New Zealand's South Island has a lot of waterways but access can often be difficult because of terrain constraints and the lack of public roads. Greg Morton, however, has a solution. He recently used his mountain bike to access some of the more hard to reach trout fishing hotspots, and explains how you can do the same.
Many fishy places in the South Island see few anglers because ‘bush bashing’ using ‘shanks pony’ only interests the really keen. The answer for many cunning anglers is push power. The mode of transport is the mountain or touring bike and the access roads for these bikes are the cycle trails springing up around the back country.
Year by year, local cycle trails add sections or join trails to other trails to become mega sized. These cut through amazing country, often skirting lakes, canals and rivers. Throw in e-bike advancements and age need not be a deterrent for those who want to link fishing with riding. So, let’s have a look at some of my close to home South Island trails.
Of them all, the Alps 2 Ocean Cycle Trail, the largest continuous cycle trail in the country, really is a fishing asset. It consists of nine sections, is 306km long and travels through some of the South Island’s best fishing destinations. Starting alternatively at the base of Mount Cook or at Lake Tekapo, cyclists will travel between mountains, around lakes, across plains and down valleys all the way to the sea. Should you start from Lake Tekapo, you will firstly travel down the Tekapo Canal (with its monster fish) to Lake Pukaki. The alternative tracks join up at Pukaki and all riders then visit Lake Ohau and portions of the Ohau Canals before entering the Waitakere Valley at Omarama. You will then travel past Lakes Benmore, Aviemore and Waitaki before following the Waitaki River down to Duntroon. Riders leave the Waitaki River here and travel down to the sea at Oamaru. This route is full of fishing options and I am sure angler cyclists will appreciate the fishing bonanza made available by the trail. Fish and Game CSI have made particular mention of how the trail has recently accessed some quality shallow water bays in Lake Benmore and Lake Waitaki. The fish species available along this trail are rainbow and brown trout and salmon.
Two salmon taken from the Ohau Canals.
Another big development anglers will utilise is underway in Central Otago. It is the building of the Cromwell to Clyde trail which travels through the Cromwell Gorge along the side of Lake Dunstan.
Once completed, the trail will form part of the 536kms of new trails connecting Cromwell to other Central Otago, Queenstown and Wanaka trails. This track is on the inaccessible side of the lake and includes six challenging bolt on bluff bridges with a total length of 360m and one suspension bridge. Lake Dunstan is home to rainbow and brown trout and some landlocked salmon. When the final project is complete, Upper Clutha and Lake Dunstan access will get even better for bike anglers.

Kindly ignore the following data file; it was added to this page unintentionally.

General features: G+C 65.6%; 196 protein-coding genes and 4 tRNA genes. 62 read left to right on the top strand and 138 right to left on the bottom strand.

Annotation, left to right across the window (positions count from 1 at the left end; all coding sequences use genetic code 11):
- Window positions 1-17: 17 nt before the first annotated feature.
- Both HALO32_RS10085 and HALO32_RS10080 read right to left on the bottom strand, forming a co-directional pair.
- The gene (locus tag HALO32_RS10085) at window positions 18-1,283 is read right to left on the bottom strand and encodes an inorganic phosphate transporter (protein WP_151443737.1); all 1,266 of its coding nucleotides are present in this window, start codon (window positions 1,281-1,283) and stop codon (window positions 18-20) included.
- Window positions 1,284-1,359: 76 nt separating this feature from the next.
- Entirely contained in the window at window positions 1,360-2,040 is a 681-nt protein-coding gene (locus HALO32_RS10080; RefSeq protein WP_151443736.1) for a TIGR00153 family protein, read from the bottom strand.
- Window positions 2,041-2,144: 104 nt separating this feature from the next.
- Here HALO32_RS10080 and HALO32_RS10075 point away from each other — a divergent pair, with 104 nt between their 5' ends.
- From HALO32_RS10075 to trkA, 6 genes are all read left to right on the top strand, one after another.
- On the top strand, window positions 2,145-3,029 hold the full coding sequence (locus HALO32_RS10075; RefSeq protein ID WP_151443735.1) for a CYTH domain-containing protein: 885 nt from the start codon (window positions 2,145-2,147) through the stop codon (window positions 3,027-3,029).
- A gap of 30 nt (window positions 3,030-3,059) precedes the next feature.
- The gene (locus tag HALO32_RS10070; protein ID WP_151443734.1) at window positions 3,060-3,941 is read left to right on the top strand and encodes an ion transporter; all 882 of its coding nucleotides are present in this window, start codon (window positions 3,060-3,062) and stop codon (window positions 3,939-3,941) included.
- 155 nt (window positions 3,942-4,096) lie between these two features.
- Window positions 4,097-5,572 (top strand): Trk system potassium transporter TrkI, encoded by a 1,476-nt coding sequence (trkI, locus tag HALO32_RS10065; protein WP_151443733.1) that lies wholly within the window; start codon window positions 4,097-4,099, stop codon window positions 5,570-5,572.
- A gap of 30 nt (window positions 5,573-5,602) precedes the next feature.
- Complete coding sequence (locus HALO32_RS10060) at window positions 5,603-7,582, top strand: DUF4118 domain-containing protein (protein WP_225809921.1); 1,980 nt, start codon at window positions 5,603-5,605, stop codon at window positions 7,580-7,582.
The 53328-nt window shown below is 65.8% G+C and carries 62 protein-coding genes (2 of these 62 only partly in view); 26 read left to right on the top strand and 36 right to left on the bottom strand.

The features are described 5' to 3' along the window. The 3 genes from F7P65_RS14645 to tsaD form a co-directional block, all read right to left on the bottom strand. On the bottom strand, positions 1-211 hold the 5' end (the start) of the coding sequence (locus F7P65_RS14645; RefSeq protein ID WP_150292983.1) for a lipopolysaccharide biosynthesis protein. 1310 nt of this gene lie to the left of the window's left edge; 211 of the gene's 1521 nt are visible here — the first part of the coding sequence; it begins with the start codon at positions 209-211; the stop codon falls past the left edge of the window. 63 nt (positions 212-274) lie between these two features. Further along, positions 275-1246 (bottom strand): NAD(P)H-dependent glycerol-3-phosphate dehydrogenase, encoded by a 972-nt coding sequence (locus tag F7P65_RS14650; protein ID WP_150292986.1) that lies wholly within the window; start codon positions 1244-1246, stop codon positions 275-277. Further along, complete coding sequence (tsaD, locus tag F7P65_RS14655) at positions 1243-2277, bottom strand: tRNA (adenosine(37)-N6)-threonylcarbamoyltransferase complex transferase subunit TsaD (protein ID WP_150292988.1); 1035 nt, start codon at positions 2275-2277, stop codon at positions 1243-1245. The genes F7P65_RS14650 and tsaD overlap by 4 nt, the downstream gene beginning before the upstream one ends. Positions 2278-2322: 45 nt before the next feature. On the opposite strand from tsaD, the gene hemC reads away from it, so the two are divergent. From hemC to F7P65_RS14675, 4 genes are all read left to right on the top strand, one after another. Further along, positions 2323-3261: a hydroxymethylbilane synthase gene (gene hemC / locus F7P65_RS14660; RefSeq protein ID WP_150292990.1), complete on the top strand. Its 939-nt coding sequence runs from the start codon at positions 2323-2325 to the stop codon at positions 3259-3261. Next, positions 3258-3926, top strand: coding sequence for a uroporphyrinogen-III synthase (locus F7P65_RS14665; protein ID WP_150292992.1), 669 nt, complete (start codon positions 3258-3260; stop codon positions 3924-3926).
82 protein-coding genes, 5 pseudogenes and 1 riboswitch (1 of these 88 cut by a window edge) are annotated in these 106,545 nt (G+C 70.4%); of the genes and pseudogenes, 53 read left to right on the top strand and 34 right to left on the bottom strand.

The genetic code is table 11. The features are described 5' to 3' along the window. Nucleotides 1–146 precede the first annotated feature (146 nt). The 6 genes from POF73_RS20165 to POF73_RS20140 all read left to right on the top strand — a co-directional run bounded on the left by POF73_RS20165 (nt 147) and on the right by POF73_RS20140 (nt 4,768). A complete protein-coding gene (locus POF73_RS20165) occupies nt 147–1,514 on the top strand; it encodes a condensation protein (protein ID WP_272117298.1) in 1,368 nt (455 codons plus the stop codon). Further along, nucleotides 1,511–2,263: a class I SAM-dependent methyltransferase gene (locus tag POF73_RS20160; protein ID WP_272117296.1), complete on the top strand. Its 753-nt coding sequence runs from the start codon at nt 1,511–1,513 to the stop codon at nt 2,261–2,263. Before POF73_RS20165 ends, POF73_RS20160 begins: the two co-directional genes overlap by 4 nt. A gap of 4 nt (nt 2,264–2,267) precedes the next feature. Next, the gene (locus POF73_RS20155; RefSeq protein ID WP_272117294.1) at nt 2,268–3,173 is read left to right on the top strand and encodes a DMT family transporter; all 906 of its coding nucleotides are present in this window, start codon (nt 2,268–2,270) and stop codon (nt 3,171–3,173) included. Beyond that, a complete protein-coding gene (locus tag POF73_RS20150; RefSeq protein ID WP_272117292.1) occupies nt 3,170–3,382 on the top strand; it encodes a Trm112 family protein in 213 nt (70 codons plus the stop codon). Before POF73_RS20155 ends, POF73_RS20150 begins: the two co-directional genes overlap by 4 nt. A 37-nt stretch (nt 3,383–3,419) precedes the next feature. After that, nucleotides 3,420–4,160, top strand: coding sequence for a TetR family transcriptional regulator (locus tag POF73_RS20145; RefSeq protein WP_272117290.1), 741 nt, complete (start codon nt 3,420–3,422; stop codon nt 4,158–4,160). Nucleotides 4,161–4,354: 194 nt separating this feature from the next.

Near Clyde, an underpass tunnel (complete with murals) goes under State Highway 8 and at this point cyclists will start the Otago Central Rail Trail. This trail accesses the ‘off the beaten path’ Manuherikia River and Taieri River fisheries as it travels some 152km through gorges, plains and valleys to Middlemarch. The impressive viaducts and tunnels near Poolburn deserve special mention. The fish species available are brown trout and the occasional rainbow trout and perch. This is willow grub country.
A Taieri River trout. The Taieri is accessible from the Otago Central Rail Trail.
Lake Roxburgh can also be accessed at Alexandra and a stunning trail heads into the Roxburgh Gorge towards the town of Roxburgh. Cyclists often see the resident bush falcon, and the towering cliffs here are like a Western film set. At present, this trail has a gap in the middle that requires cycle boat portage but I am sure in time that this issue will be resolved.
The Roxburgh Gorge Trail takes you through some beautiful country.
Anglers wanting to fish the Clutha River lower down between Roxburgh and Lawrence can cycle the 73km Clutha Gold Trail. The river runs fast here but occasionally there are slower backwaters and places where tributaries feed into the river. There are plans to extend this trail section even further to Lake Waihola. The mid Clutha River is primarily a brown trout fishery though some sea run salmon travel up as far as the Roxburgh Dam.
From a logistical point of view the various trails and sections are easy to join or exit at any point as there are plenty of spots where trails cross roads or run alongside them. A vehicle with a bike rack is an ideal combo. Pick your fishing spot, park your truck and then ride to the spot for some fishing. Fitness is obviously a plus, but e-bikes help out here. The trails mentioned above are very popular so accommodation is available all along the trails.
It goes without saying that you need to pick your bike wisely. You are mainly off-road so wide, well-treaded mountain bike tyres, a repair kit and a comfortable seat are important. You also want a bike that has plenty of places to hang things on. You want to travel light and smart, so make that phrase your mantra when packing clothing, food, drink and fishing gear. Multi-purpose riding/wading boots are handy, as is a bike lock.
Rods that break down into several pieces are easier to transport. I have a four piece spinning rod and a four piece fly rod. If pushed, I would take just the spinning rod and a handful of trusted lures, plus a couple of bubbles to use with a few dry flies, streamers and nymphs. I once made the mistake of carrying my rod in my hand with the reel attached. The track vibration saw the reel handle unravel and drop off somewhere. A lesson learned the hard way. Think outside the square.
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